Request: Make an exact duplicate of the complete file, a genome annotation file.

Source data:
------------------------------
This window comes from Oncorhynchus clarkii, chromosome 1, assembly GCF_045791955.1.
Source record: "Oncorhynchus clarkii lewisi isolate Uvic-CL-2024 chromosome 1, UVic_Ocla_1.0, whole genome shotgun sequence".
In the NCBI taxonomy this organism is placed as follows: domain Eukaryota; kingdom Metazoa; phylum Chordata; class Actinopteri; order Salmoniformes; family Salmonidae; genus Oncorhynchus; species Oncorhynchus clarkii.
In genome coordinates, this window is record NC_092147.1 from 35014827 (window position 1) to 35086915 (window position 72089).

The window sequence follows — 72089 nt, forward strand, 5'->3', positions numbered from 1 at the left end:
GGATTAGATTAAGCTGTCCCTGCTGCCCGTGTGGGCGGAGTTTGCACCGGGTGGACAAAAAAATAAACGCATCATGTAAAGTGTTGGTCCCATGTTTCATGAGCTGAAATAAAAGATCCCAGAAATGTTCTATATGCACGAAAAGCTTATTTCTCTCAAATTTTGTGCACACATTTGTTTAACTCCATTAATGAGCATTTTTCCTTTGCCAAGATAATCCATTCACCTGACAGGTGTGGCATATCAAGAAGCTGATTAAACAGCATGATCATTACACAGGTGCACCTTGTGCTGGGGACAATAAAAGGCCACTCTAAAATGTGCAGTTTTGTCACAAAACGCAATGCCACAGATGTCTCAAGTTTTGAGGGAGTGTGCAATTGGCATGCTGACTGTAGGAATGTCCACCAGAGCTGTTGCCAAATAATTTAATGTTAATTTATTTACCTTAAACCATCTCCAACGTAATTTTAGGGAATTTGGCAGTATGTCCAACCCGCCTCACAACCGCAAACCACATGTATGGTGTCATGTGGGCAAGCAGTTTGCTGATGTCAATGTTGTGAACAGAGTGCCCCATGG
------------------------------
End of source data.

This window comes from Oncorhynchus clarkii, chromosome 1, assembly GCF_045791955.1.
Source record: "Oncorhynchus clarkii lewisi isolate Uvic-CL-2024 chromosome 1, UVic_Ocla_1.0, whole genome shotgun sequence".
In the NCBI taxonomy this organism is placed as follows: domain Eukaryota; kingdom Metazoa; phylum Chordata; class Actinopteri; order Salmoniformes; family Salmonidae; genus Oncorhynchus; species Oncorhynchus clarkii.
In genome coordinates, this window is record NC_092147.1 from 35014827 (window position 1) to 35086915 (window position 72089).

The window sequence follows — 72089 nt, forward strand, 5'->3', positions numbered from 1 at the left end:
GGATTAGATTAAGCTGTCCCTGCTGCCCGTGTGGGCGGAGTTTGCACCGGGTGGACAAAAAAATAAACGCATCATGTAAAGTGTTGGTCCCATGTTTCATGAGCTGAAATAAAAGATCCCAGAAATGTTCTATATGCACGAAAAGCTTATTTCTCTCAAATTTTGTGCACACATTTGTTTAACTCCATTAATGAGCATTTTTCCTTTGCCAAGATAATCCATTCACCTGACAGGTGTGGCATATCAAGAAGCTGATTAAACAGCATGATCATTACACAGGTGCACCTTGTGCTGGGGACAATAAAAGGCCACTCTAAAATGTGCAGTTTTGTCACAAAACGCAATGCCACAGATGTCTCAAGTTTTGAGGGAGTGTGCAATTGGCATGCTGACTGTAGGAATGTCCACCAGAGCTGTTGCCAAATAATTTAATGTTAATTTATTTACCTTAAACCATCTCCAACGTAATTTTAGGGAATTTGGCAGTATGTCCAACCCGCCTCACAACCGCAAACCACATGTATGGTGTCATGTGGGCAAGCAGTTTGCTGATGTCAATGTTGTGAACAGAGTGCCCCATGG